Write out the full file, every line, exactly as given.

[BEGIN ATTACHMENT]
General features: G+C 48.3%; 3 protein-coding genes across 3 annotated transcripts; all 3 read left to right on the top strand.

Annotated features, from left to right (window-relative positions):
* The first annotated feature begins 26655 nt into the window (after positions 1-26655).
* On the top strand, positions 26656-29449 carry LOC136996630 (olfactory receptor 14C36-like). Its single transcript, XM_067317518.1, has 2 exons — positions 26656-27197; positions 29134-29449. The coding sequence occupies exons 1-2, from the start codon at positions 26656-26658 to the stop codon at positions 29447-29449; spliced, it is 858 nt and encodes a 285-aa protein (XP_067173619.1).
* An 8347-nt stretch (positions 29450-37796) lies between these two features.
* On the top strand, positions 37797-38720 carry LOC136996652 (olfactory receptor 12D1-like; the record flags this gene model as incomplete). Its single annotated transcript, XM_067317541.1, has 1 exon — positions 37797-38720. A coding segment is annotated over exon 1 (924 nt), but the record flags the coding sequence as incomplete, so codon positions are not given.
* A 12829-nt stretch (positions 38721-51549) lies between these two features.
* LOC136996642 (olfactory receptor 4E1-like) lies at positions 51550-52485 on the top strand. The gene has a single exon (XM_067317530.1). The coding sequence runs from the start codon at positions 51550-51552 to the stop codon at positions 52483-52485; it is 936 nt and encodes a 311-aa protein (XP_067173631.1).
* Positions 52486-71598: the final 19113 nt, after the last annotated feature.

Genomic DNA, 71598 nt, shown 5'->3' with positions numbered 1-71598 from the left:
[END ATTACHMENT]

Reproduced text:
General features: G+C 48.3%; 3 protein-coding genes across 3 annotated transcripts; all 3 read left to right on the top strand.

Annotated features, from left to right (window-relative positions):
* The first annotated feature begins 26655 nt into the window (after positions 1-26655).
* On the top strand, positions 26656-29449 carry LOC136996630 (olfactory receptor 14C36-like). Its single transcript, XM_067317518.1, has 2 exons — positions 26656-27197; positions 29134-29449. The coding sequence occupies exons 1-2, from the start codon at positions 26656-26658 to the stop codon at positions 29447-29449; spliced, it is 858 nt and encodes a 285-aa protein (XP_067173619.1).
* An 8347-nt stretch (positions 29450-37796) lies between these two features.
* On the top strand, positions 37797-38720 carry LOC136996652 (olfactory receptor 12D1-like; the record flags this gene model as incomplete). Its single annotated transcript, XM_067317541.1, has 1 exon — positions 37797-38720. A coding segment is annotated over exon 1 (924 nt), but the record flags the coding sequence as incomplete, so codon positions are not given.
* A 12829-nt stretch (positions 38721-51549) lies between these two features.
* LOC136996642 (olfactory receptor 4E1-like) lies at positions 51550-52485 on the top strand. The gene has a single exon (XM_067317530.1). The coding sequence runs from the start codon at positions 51550-51552 to the stop codon at positions 52483-52485; it is 936 nt and encodes a 311-aa protein (XP_067173631.1).
* Positions 52486-71598: the final 19113 nt, after the last annotated feature.

Genomic DNA, 71598 nt, shown 5'->3' with positions numbered 1-71598 from the left: